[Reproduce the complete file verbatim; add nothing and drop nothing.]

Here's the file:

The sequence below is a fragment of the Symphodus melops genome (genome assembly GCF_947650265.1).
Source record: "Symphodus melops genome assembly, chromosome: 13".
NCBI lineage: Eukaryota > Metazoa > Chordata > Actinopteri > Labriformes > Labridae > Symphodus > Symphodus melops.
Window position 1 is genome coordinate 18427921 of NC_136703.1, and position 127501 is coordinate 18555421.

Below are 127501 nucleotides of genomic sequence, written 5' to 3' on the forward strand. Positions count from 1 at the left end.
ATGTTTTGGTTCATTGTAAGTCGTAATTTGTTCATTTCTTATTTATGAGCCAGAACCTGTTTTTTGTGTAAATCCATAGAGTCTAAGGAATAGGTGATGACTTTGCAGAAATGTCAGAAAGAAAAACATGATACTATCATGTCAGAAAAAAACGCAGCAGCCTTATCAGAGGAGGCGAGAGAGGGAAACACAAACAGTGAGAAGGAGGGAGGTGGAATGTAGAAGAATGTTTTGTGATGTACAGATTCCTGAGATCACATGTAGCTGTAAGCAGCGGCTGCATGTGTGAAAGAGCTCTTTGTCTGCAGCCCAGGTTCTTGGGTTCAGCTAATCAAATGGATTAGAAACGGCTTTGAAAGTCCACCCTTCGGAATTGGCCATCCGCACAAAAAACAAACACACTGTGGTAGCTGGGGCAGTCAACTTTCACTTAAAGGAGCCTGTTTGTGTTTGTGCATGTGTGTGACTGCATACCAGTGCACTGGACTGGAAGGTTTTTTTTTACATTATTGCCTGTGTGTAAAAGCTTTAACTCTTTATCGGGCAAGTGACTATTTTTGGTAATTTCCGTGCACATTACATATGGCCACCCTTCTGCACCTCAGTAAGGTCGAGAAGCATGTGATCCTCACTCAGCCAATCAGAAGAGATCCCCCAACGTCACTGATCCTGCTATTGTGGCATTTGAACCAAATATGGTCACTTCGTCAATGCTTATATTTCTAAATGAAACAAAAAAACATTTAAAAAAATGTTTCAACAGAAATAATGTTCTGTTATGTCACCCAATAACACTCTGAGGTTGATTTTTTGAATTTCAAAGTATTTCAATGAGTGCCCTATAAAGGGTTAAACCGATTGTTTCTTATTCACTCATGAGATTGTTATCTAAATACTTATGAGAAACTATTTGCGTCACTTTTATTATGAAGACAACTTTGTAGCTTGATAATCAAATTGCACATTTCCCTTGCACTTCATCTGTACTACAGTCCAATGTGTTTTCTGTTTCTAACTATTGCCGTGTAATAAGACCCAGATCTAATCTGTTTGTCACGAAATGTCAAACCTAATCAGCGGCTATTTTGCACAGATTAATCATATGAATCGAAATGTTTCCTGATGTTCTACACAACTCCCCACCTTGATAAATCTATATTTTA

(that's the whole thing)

The sequence below is a fragment of the Symphodus melops genome (genome assembly GCF_947650265.1).
Source record: "Symphodus melops genome assembly, chromosome: 13".
NCBI lineage: Eukaryota > Metazoa > Chordata > Actinopteri > Labriformes > Labridae > Symphodus > Symphodus melops.
Window position 1 is genome coordinate 18427921 of NC_136703.1, and position 127501 is coordinate 18555421.

Below are 127501 nucleotides of genomic sequence, written 5' to 3' on the forward strand. Positions count from 1 at the left end.
ATGTTTTGGTTCATTGTAAGTCGTAATTTGTTCATTTCTTATTTATGAGCCAGAACCTGTTTTTTGTGTAAATCCATAGAGTCTAAGGAATAGGTGATGACTTTGCAGAAATGTCAGAAAGAAAAACATGATACTATCATGTCAGAAAAAAACGCAGCAGCCTTATCAGAGGAGGCGAGAGAGGGAAACACAAACAGTGAGAAGGAGGGAGGTGGAATGTAGAAGAATGTTTTGTGATGTACAGATTCCTGAGATCACATGTAGCTGTAAGCAGCGGCTGCATGTGTGAAAGAGCTCTTTGTCTGCAGCCCAGGTTCTTGGGTTCAGCTAATCAAATGGATTAGAAACGGCTTTGAAAGTCCACCCTTCGGAATTGGCCATCCGCACAAAAAACAAACACACTGTGGTAGCTGGGGCAGTCAACTTTCACTTAAAGGAGCCTGTTTGTGTTTGTGCATGTGTGTGACTGCATACCAGTGCACTGGACTGGAAGGTTTTTTTTTACATTATTGCCTGTGTGTAAAAGCTTTAACTCTTTATCGGGCAAGTGACTATTTTTGGTAATTTCCGTGCACATTACATATGGCCACCCTTCTGCACCTCAGTAAGGTCGAGAAGCATGTGATCCTCACTCAGCCAATCAGAAGAGATCCCCCAACGTCACTGATCCTGCTATTGTGGCATTTGAACCAAATATGGTCACTTCGTCAATGCTTATATTTCTAAATGAAACAAAAAAACATTTAAAAAAATGTTTCAACAGAAATAATGTTCTGTTATGTCACCCAATAACACTCTGAGGTTGATTTTTTGAATTTCAAAGTATTTCAATGAGTGCCCTATAAAGGGTTAAACCGATTGTTTCTTATTCACTCATGAGATTGTTATCTAAATACTTATGAGAAACTATTTGCGTCACTTTTATTATGAAGACAACTTTGTAGCTTGATAATCAAATTGCACATTTCCCTTGCACTTCATCTGTACTACAGTCCAATGTGTTTTCTGTTTCTAACTATTGCCGTGTAATAAGACCCAGATCTAATCTGTTTGTCACGAAATGTCAAACCTAATCAGCGGCTATTTTGCACAGATTAATCATATGAATCGAAATGTTTCCTGATGTTCTACACAACTCCCCACCTTGATAAATCTATATTTTA